2. I’m one of the nearsighted and clumsy brigade too. I fell over in a shopping centre car park a few years ago bruised both my feet. They have never been quite the same. I don’t like getting on escalators to go down. I can handle up but taking that first step to go down terrifies me. The only way I can do it is to count myself on. My sister got mad at me in Singapore for counting aloud.

  3. I fell over a box of train bits my husband generously a stored on the bathroom floor a couple of months back. Hit my head on the door and bashed various bits. Think I broke a toe? Then two weeks ago I was in my yoga class.. Over stretched my hip joint. Still limping… I sympathise and empathise xx keep doing things!

  4. I doubt I would have become a runner without contact lenses because of my severe nearsightedness, starting in 4th grade. The few times I had to wear my glasses while running I hated it for the reasons you describe, especially lack of clear peripheral vision and fear of tripping. Lasik surgery in 2000 was amazing – no more glasses or contacts! – but eventually my eyes continued deteriorating so now I’m back to needing some correction (much less than before, at least) and wearing contacts while running or hiking. I still trip and fall occasionally, and hate it when I do, but the alternative – not going out there to play – is worse. I’m sure some day that equation will change. Not looking forward to that. But as you note, often the worst falls occur at home. Too many times to count I’ve almost fallen backwards over my Aussie who silently puts himself right behind me when I’m standing at the kitchen sink or looking out a window!

  5. I didn’t know whether to laugh or cry. I too am nearsighted but it has never been a problem until I developed the astigmatism. Then going downstairs took courage and a firm grip on the railing as everything was slanted. I bruised my tail bone and it took nearly a year to recover. That is why I adore my purple tushie cushie… Anyway the movie of your trip to Iceland was quite mind bending or numbing – I am having a hard time determining which.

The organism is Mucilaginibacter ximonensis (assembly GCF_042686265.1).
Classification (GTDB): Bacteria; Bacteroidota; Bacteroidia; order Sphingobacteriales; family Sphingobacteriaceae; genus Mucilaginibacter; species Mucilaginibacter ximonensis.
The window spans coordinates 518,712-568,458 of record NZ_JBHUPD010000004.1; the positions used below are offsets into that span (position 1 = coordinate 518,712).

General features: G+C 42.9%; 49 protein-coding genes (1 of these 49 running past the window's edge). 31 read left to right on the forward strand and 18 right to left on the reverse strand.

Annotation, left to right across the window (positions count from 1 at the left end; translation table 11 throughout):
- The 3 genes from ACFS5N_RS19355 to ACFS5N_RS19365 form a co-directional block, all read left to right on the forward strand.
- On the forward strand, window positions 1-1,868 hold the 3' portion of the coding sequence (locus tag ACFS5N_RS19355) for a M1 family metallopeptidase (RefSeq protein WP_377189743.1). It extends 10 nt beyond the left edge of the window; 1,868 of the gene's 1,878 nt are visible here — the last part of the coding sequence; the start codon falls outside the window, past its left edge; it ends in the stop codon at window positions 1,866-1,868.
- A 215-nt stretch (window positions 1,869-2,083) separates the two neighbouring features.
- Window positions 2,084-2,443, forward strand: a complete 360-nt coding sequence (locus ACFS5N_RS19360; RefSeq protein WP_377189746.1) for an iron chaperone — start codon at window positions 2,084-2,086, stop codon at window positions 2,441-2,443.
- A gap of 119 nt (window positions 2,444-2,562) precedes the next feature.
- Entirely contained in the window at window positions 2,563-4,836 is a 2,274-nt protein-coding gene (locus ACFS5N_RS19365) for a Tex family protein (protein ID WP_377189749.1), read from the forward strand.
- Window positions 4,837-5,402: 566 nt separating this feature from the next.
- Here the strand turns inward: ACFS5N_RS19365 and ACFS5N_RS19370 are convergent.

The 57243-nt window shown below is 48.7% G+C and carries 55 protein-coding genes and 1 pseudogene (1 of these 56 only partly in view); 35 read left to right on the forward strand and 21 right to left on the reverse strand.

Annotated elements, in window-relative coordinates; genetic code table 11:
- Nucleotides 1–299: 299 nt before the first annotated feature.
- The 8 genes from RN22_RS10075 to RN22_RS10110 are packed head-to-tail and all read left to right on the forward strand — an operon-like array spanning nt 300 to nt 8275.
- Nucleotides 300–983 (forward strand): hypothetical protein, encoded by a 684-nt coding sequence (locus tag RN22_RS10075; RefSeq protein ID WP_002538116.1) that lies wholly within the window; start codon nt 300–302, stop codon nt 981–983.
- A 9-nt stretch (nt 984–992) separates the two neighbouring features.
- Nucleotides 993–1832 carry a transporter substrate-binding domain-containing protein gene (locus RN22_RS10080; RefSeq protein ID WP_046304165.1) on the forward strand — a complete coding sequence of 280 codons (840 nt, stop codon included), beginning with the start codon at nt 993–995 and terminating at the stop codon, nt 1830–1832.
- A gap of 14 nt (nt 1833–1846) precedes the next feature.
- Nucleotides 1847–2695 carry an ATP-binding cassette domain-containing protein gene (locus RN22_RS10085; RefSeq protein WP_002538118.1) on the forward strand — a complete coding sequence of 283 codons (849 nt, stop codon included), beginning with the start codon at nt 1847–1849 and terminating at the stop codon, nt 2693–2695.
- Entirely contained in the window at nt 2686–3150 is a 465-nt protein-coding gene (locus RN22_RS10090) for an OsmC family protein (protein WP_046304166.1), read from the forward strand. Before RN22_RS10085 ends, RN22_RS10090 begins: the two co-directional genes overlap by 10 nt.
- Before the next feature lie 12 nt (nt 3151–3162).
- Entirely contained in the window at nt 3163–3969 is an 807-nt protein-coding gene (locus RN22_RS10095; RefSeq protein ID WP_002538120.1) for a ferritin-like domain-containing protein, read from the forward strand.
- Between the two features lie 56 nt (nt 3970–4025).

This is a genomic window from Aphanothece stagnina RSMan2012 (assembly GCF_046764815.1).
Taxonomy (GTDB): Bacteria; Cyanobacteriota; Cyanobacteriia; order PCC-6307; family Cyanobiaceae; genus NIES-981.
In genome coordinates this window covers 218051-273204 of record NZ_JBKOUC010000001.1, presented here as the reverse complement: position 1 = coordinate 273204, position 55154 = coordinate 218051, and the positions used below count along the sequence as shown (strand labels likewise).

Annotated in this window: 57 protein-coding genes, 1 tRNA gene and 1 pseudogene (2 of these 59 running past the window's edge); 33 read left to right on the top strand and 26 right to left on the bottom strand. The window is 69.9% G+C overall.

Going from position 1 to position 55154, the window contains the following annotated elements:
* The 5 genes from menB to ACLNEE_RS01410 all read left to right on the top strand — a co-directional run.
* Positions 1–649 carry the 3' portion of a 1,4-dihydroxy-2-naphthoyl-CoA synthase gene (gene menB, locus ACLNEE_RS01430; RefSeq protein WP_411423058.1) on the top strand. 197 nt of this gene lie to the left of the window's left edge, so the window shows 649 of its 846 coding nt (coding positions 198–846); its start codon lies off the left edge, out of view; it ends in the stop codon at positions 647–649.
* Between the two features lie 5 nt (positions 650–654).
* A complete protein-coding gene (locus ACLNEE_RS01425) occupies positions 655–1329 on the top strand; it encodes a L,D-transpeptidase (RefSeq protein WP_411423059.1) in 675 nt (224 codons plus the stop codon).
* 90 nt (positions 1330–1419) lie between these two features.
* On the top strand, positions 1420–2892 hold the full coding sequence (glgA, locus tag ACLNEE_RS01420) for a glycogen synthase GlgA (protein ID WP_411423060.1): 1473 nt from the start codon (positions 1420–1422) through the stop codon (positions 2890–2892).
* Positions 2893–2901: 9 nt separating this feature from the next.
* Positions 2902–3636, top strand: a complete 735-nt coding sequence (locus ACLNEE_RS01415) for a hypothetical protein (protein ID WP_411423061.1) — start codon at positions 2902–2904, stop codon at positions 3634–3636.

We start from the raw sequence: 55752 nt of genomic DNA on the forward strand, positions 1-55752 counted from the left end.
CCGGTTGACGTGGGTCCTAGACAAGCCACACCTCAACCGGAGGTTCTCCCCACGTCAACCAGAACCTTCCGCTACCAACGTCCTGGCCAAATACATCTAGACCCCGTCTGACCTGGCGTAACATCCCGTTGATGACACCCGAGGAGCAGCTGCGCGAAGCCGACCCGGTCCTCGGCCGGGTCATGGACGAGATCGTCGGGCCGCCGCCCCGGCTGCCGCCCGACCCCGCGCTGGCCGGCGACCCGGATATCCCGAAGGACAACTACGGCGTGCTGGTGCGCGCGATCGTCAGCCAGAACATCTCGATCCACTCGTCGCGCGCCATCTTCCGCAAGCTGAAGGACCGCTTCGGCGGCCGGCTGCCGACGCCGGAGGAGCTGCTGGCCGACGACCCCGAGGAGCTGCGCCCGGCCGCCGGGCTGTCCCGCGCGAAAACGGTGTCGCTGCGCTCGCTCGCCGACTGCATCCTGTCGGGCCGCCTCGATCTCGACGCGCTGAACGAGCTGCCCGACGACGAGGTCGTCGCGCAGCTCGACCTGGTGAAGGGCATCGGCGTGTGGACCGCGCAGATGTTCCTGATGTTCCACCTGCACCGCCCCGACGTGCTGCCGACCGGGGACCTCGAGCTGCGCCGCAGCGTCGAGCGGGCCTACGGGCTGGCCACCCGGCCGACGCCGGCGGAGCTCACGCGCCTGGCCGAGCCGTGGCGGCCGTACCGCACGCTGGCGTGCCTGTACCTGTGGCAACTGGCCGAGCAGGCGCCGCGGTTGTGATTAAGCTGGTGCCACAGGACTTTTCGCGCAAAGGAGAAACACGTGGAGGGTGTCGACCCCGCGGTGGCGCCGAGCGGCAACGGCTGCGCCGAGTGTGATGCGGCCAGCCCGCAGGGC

• A long time ago a friend defined a movie as a camera pointed at something that moves. That was all that was moving there in the town of Hellnar. The wind blew but who has seen the wind, right? Not a bird, not a blade of grass, nothing. Just those clothespins. After a cascade of disappointments, I made the film, laughing the whole time. I also have astigmatism. I realized lately that I MUST look DOWN before I take a step. Or else. I know about the bruised tailbone — incredibly painful. I bruised mine in my 40s rollerblading. 😦

  6. I fall down all the time, all the time. So maddening. I think it’s because I’m in a hurry and my mind is always in other places. I’m working harder to slow down and see what’s around me. I never considered it was my near-sightedness, but then again I wear contacts so I probably can’t use that excuse. Walking sticks are more useful than dogs out there.

    p.s. the dancing clothes pins were mesmerizing.

  7. I find my fear of falling is increasing as I get older. I am not so fearless either anymore. I miss being fearless.

    • ❀

      I've decided to return to being fearless even though I KNOW that some of the problems I contend with now result from not having been fearless. After I talked to my friend and the wrote that post, I understood things more clearly.